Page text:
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Document Details :
Title: Kant's Philosophy of Language?
Author(s): FORSTER, Michael N.
Journal: Tijdschrift voor Filosofie
Volume: 74 Issue: 3 Date: 2012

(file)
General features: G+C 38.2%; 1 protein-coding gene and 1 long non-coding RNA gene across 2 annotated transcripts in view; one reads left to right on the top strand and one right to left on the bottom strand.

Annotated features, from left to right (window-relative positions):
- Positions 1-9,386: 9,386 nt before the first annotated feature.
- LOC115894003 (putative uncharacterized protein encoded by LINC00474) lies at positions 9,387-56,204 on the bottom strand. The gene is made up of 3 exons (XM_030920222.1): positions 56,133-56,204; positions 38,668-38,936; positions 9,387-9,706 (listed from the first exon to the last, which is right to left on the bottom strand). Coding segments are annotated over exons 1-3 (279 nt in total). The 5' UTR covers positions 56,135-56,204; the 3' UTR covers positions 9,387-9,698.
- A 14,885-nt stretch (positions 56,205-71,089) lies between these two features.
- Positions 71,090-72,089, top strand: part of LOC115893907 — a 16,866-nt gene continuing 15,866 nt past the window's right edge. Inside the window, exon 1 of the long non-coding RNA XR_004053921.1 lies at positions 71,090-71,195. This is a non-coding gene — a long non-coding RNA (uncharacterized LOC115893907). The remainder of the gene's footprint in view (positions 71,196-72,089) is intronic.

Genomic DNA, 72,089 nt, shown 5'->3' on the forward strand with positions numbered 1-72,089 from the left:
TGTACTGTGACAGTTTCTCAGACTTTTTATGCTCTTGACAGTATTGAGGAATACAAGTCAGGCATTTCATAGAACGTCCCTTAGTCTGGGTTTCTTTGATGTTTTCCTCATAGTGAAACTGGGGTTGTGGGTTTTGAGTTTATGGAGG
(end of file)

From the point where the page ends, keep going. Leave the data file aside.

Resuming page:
The critical Kant has often been read as a sort of dualist concerning the relation of thought and concepts to language — most famously by Hamann in his Metacritique of 1784, but also by many other commentators since. However, recent German scholarship has ascribed to Kant the same sort of anti-dualistic insight into the essential dependence of thought and concepts on language that Hamann and Herder became famous for. Which interpretation is right? This article argues that there is textual evidence supporting both interpretations, but that it belongs to different periods of Kant’s development: the dualism belongs to the period of the three Critiques, lasting until about 1790, after which Kant switched to anti-dualism. The article also argues that during the period of the three Critiques Kant gave an exaggerated impression of the strength of the dualism to which he was committed, before eventually abandoning it in the later period, and that in both cases this was largely due to the influence of Hamann and Herder, which in the first case caused Kant to try to distance himself from their position and in the second case eventually caused him to accept it.